Take a look at the "Elvis at 21, Photographs by Alfred Wertheimer" exhibition through the eyes of our 17-year-old guest blogger Jacob Gulezian:
"When I found out I was going to the Elvis show opening, I didn’t really know what to expect, but when I got there, part of what I saw didn’t surprise me, and part did. What didn’t surprise me was the abundance of older Elvis fans, most likely admirerers from early in his career – ‘fans from the start.’ One of the things I found out about Elvis from this exhibit was that he was accessible and approachable to the public in those early days before true stardom, so it wasn’t that hard to get close to the young musician.
At the museum, I saw vintage Cadillacs and retro vinyl discs, diner prop settings, and black-and-white cutouts of the King of Rock 'n' Roll, and all this didn’t surprise me. In reality, these are the images that became icons of the era. What truly caught me off guard about the exhibit was the intimacy of Alfred Wertheimer’s photos of Elvis. His closeness and personal anecdotes are unheard of nowadays, where paparazzi constantly mob celebrities. Wertheimer's most striking and memorable photos are those of Elvis sitting at the counter in a diner, or at a lone piano in an empty room, or at busy train station with nothing but a small entourage of family (which can hardly be called an entourage in the first place). The whole exhibit effectively opened a previously unseen vantage point on Elvis’ world as a young musician both on and off the stage.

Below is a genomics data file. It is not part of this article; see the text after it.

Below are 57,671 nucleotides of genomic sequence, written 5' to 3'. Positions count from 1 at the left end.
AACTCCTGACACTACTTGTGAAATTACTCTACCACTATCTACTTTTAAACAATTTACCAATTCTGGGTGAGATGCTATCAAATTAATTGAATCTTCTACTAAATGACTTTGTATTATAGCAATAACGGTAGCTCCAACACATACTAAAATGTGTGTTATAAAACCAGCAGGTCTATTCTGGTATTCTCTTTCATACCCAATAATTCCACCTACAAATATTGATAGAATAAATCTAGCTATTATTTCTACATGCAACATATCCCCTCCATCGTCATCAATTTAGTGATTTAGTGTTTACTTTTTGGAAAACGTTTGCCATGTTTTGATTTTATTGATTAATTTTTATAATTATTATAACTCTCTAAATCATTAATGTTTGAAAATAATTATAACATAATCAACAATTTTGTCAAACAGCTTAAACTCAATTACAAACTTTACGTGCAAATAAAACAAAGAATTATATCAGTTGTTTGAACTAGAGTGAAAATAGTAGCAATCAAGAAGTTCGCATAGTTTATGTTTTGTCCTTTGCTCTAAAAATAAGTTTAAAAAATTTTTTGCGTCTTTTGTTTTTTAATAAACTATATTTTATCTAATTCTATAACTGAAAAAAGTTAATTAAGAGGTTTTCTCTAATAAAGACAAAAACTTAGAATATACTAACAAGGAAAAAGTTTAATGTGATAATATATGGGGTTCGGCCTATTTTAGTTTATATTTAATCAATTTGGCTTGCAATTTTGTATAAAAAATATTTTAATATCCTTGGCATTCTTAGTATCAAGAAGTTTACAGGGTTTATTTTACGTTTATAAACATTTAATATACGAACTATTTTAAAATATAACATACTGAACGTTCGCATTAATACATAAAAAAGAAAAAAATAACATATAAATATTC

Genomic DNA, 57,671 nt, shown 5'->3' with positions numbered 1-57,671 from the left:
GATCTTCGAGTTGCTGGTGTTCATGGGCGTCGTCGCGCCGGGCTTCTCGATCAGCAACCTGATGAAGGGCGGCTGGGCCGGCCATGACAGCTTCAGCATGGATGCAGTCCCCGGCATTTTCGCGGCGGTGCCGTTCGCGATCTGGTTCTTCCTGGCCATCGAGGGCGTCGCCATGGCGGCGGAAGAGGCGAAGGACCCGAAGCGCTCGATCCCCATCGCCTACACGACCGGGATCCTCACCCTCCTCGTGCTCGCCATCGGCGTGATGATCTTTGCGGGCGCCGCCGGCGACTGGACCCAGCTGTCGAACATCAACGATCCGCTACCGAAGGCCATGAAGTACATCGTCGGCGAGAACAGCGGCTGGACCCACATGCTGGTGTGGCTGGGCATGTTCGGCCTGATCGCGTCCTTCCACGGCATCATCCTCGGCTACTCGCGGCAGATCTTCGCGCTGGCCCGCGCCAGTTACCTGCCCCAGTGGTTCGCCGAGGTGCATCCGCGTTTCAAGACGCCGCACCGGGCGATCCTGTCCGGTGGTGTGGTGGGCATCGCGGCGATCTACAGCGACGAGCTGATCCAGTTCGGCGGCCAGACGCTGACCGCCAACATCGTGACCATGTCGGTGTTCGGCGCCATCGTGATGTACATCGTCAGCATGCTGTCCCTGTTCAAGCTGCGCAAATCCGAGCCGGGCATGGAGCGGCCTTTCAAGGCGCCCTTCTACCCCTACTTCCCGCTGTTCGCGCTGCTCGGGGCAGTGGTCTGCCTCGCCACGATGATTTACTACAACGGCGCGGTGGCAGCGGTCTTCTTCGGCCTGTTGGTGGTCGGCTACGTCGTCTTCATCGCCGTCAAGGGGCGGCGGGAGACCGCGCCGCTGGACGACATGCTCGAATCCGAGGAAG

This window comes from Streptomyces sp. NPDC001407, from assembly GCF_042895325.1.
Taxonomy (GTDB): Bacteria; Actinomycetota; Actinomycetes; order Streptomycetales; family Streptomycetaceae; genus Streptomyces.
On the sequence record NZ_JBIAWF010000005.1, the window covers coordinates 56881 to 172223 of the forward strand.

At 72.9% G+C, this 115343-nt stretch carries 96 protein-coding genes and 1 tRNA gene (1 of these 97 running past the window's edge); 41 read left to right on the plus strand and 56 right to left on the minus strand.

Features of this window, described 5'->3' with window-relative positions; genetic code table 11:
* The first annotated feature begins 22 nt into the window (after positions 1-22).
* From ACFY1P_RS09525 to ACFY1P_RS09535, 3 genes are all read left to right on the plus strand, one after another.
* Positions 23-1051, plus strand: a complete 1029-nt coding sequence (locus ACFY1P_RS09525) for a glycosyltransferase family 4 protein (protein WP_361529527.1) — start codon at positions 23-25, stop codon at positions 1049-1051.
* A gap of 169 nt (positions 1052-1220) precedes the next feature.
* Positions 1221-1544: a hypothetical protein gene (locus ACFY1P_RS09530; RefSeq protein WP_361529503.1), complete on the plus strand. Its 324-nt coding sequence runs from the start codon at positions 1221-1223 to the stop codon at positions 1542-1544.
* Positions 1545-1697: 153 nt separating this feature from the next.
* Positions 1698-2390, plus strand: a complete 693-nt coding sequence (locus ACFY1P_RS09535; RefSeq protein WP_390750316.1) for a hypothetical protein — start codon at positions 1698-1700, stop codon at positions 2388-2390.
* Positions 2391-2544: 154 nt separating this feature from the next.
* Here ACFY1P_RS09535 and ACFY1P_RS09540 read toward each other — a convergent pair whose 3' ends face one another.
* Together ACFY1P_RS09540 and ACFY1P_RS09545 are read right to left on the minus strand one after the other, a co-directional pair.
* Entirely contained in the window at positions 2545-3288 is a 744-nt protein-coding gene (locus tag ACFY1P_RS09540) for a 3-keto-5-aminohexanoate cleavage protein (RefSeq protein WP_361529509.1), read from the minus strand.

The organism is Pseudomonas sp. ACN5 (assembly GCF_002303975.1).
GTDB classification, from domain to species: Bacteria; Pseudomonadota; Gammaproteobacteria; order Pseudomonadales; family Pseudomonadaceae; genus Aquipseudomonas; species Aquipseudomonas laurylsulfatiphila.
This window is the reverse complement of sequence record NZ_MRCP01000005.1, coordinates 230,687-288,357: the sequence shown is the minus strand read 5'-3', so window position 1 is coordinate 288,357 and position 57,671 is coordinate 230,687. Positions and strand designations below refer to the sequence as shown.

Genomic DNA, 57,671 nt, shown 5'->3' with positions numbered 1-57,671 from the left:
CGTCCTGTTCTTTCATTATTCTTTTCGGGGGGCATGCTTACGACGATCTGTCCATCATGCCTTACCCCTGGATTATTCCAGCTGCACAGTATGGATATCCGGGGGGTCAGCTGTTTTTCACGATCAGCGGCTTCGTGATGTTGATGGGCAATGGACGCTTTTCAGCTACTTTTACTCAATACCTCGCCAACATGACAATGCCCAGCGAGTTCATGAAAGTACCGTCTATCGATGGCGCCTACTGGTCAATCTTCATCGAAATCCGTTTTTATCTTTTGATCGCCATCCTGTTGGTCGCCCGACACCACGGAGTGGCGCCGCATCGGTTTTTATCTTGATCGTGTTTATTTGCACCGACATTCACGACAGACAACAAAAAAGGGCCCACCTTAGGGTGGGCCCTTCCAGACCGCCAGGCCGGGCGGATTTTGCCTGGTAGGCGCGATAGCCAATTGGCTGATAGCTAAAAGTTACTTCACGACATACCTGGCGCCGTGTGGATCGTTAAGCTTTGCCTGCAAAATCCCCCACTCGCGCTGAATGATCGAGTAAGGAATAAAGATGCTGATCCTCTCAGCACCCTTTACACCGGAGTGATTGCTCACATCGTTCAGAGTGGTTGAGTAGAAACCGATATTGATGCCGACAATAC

At the exhibition opening, we enjoyed Southern-style food, mainly pulled-pork barbeque sandwiches and a live band called King Cadillac as well as an Elvis impersonator. People danced to old Elvis tunes reincarnated by the band and were even joined by what looked like the King himself. Everybody seemed to have a great time. For me, the whole experience was fun and refreshing as well as eye opening and interesting. I’m very glad I went, I had a good time all around."
Thanks, Jacob. See more of Jacob's photos of the evening on Facebook.
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Photo by Alfred Wertheimer. All rights reserved